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Gary Hynes: Publisher. Foodie. Musician. Father. Born April 24, 1950, in Montreal; died July 4, 2018, in Victoria, of heart failure caused by a rare form of cancer; aged 68.

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Gary Hynes.The Globe and Mail

In you had rhymed off his own accomplishments to Gary Hynes, he would have responded with a smile that was at once shy and wry, and worldly wise (he knew the indifference of the world). Gary was a self-proclaimed “introvert in an extrovert profession,” and wouldn’t have told a soul.

A Montrealer by birth, his early direction was music and he played jazz and rock on rhythm guitar with a few Toronto bands. To support his musical habit, he started working in restaurants, including chef Jamie Kennedy’s Palmerston Restaurant in Toronto. Gary discovered his passion among the pots and pans and aromas and flavours. The spell was cast.

In 1986, he married his Haligonian soulmate Cynthia Annett (they’d met as waiters), and off they went to purchase a home built in 1789 in Shelburne, N.S. They transformed it into the award-winning Cooper’s Inn and Restaurant. Cynthia worked the front of the house and Gary honed his culinary panache.

“Gary didn’t study cooking,” Cynthia remembered. "He just knew.” The couple impressed guests such as culinary author Anita Stewart, Margaret Atwood and Donald Sutherland, who once ordered Gary’s scallops sauced in pink peppercorns for both main course and dessert.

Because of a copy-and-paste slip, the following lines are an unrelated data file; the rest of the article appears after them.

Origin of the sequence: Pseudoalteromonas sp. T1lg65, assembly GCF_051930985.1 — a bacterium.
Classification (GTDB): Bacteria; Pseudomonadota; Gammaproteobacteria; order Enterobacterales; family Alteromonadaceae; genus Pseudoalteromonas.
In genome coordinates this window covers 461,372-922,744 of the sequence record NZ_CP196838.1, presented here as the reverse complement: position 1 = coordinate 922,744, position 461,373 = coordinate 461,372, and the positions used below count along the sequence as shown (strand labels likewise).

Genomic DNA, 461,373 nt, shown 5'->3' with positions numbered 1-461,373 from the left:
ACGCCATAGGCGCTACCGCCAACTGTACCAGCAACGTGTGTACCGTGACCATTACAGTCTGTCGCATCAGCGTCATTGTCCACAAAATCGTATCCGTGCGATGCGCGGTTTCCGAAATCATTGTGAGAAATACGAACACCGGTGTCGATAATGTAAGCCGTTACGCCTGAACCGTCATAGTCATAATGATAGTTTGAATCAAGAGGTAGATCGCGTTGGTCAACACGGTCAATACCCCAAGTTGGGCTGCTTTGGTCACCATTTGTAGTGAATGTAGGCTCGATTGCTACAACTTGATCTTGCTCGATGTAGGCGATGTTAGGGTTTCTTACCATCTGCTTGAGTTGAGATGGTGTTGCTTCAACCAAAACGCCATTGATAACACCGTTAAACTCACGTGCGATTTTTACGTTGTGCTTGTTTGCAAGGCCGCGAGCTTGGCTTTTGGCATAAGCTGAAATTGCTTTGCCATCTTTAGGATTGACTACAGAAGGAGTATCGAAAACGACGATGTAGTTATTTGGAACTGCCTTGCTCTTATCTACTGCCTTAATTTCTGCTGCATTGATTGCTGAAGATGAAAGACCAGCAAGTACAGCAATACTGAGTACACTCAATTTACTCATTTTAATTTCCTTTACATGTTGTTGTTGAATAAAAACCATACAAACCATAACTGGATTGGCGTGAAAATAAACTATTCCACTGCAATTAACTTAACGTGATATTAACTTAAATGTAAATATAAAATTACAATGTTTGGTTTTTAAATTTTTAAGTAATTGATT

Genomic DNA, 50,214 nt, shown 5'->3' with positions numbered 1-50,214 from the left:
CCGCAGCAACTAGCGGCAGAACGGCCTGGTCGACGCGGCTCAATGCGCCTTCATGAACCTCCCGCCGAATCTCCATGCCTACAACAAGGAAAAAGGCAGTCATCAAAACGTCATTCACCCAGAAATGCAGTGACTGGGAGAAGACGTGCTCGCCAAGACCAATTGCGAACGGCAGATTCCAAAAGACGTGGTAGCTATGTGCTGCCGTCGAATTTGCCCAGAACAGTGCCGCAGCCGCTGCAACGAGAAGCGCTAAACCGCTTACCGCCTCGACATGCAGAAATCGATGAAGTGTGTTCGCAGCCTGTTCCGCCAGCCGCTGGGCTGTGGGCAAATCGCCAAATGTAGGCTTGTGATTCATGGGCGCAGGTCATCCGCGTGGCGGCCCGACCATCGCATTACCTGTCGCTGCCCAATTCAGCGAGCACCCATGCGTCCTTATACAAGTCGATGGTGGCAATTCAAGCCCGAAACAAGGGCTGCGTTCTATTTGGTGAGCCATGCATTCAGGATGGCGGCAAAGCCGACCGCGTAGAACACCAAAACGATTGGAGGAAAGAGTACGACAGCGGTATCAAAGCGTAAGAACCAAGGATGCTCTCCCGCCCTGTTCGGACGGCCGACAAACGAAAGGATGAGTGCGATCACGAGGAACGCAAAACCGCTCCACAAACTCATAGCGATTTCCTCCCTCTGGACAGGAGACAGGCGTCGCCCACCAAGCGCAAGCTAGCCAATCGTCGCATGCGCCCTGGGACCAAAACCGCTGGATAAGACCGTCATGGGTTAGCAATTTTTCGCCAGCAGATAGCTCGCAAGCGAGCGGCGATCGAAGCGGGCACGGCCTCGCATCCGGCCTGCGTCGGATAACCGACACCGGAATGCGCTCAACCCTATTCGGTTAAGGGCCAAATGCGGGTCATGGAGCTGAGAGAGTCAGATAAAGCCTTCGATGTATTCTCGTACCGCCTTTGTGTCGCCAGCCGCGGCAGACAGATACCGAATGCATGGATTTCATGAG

In 1994, with their son, Colin, the Hynes’s sold their inn and moved to the kinder climate of Victoria. Gary was taken with the surprisingly adventurous food culture in the city and launched EAT magazine. It was his baby. The magazine he would run for 19 years brought into play his writing and editing skills (he’d also written an award-winning book on Vancouver Island wineries).

He took a lot of satisfaction in nurturing the careers of up and coming writers and, with them, cobbled together a magazine with sleek graphics, sharp photography and compelling food writing.

Gary became a titan of Vancouver Island food and drink, but he eschewed the limelight. “He wasn’t so much shy as cautious and contemplative,” Cynthia said. “He never blew his own horn.”

Colin and his father shared a love of music, and while Colin wouldn’t follow in his father’s foodsteps, Gary “was my 24-hour cooking hotline when I was burning things in the kitchen!”

One of Gary’s other great loves was Paris. He was fond of sitting at an outdoor café with a glass of Champagne to watch the world go by – and he would fastidiously check out the city’s new and innovative restaurants. Gary planned to return to music in retirement, but never had the chance. Later, his former bandmates would cross the country to attend his memorial.

Not long before his death, I turned to him and said: “You’ve worked so hard to explain and promote Victoria’s food culture. But you are the Victoria food culture.”

Gary looked at me and offered that smile, shy and wry, and worldly wise.

Jeremy Ferguson is Gary’s friend.

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Lives Lived celebrates the everyday, extraordinary, unheralded lives of Canadians who have recently passed. To learn how to share the story of a family member or friend, go to tgam.ca/livesguide.

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